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    Dietary Fat: What's Right for You?

    When examining food labels for fat content, it pays to know your daily fat allowance to understand how a serving of that food fits into your diet.

    "People tend to buy the same foods over and over, so it's worth it to read labels and find foods you like that are low in saturated and trans fat," Lichtenstein says.

    Suggested daily fat intake is tied to calorie needs. The two fats to limit are:

    • Saturated fat found in meats, butter, cream, or ice cream, and other foods with animal fat.
    • Trans fat, a man-made fat found in some margarines or packaged baked.

    Here are some examples of healthy daily fat allowances.

    1,800 Calories a Day

    • 40 to 70 grams of total fat
    • 14 grams or less of saturated fat
    • 2 grams or less of trans fat

    2,200 Calories a Day

    • 49 to 86 grams of total fat
    • 17 grams or less of saturated fat
    • 3 grams or less of trans fat

    2,500 Calories a Day

    • 56 to 97 grams of total fat
    • 20 grams or less of saturated fat
    • 3 grams or less of trans fat. helps you determine a daily calorie level right for you. If you want to lose weight, eat less than what MyPyramid suggests for your age, gender, and physical activity level, but don't eat less than 1,600 calories a day.

    The Facts on Unsaturated Fats

    Dietary fat is categorized as saturated or unsaturated. Unsaturated fats -- monounsaturated and polyunsaturated -- should be the dominant type of fat in a balanced diet, because they reduce the risk of clogged arteries.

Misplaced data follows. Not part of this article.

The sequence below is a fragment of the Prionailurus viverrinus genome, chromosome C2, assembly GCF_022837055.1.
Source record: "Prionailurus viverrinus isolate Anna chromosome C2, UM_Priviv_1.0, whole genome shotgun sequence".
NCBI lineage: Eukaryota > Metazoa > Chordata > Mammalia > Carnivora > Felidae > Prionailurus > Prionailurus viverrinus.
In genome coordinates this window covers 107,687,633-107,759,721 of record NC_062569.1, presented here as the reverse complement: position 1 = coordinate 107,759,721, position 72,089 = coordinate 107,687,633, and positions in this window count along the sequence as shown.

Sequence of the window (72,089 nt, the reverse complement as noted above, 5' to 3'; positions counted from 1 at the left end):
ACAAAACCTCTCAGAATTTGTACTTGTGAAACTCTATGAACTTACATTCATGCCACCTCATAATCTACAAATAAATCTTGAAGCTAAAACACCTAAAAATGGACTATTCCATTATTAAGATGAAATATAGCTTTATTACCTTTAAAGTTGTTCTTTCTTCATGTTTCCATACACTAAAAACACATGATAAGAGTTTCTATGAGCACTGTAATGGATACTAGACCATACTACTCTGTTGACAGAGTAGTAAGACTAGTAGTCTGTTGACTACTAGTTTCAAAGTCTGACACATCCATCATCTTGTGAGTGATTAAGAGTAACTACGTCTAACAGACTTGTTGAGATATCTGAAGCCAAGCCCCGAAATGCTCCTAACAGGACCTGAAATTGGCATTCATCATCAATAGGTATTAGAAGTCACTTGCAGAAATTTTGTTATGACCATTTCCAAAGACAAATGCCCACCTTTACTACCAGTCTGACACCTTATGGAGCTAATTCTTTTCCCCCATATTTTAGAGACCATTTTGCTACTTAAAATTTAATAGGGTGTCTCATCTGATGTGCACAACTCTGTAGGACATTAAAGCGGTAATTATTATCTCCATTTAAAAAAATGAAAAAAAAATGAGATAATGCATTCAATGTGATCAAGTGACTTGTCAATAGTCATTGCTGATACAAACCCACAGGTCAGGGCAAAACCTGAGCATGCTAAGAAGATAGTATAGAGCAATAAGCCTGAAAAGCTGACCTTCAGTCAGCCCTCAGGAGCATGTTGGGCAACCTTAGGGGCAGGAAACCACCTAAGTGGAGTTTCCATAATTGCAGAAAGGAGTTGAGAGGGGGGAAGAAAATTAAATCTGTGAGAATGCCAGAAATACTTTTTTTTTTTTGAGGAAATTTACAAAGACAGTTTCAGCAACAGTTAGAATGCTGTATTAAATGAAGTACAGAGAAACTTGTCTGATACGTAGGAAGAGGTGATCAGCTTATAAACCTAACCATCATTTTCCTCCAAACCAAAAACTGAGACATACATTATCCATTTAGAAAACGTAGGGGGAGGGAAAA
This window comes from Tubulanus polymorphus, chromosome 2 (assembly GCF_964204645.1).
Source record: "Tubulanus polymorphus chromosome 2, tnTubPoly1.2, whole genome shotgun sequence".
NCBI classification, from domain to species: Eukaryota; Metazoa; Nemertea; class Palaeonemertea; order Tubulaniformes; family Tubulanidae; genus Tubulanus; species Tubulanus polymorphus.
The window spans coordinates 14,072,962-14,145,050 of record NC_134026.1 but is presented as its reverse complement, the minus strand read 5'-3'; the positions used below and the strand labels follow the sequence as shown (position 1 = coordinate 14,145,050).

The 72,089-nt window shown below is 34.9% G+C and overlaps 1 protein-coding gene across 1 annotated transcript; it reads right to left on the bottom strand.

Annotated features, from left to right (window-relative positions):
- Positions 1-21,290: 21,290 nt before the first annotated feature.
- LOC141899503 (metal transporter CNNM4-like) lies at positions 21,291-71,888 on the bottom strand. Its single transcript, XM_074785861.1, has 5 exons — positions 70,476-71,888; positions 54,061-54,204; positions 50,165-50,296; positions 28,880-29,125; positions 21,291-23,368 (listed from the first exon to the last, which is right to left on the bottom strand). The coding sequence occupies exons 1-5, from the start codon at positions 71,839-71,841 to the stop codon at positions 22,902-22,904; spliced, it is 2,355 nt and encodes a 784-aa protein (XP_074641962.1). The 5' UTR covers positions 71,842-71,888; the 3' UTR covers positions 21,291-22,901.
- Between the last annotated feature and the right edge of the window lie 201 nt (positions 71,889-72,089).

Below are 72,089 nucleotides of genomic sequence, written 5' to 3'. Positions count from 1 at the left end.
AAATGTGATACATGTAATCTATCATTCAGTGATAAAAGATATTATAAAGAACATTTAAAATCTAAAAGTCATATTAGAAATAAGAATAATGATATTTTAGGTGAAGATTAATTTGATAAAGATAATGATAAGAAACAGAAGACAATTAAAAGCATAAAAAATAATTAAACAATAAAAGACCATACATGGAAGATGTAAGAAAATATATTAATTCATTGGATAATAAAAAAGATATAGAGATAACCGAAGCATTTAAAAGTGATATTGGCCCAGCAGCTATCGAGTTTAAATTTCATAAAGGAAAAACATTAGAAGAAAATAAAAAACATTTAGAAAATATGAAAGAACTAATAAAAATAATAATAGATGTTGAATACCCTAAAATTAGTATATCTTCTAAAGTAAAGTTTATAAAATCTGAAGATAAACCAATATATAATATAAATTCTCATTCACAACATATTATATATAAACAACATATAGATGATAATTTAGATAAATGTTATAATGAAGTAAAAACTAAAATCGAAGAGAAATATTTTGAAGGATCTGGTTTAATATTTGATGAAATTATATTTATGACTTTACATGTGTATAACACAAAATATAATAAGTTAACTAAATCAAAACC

While foods tend to contain a mixture of fats, monounsaturated fat is the primary fat found in:

    • olive, canola, and sesame oils
    • avocado
    • nuts, such as almonds, cashews, and pistachios; peanuts and peanut butter

    Polyunsaturated fat is prevalent in:

    • corn, cottonseed, and safflower oils
    • sunflower seeds and sunflower oil
    • flaxseed and flaxseed oil
    • soybeans and soybean oil
    • tub margarine
    • seafood

    The Facts on Omega-3 Fats

    When it comes to good-for-you fat, seafood stands out. Seafood harbors omega-3 fats called DHA (docosahexanoic acid) and EPA (eicosapentanoic acid), unsaturated fats considered central to a child's brain development and eyesight, and for heart health.

    Eating Healthy in Restaurants:

    Follow these ordering tips to ensure you eat healthfully when you dine out.
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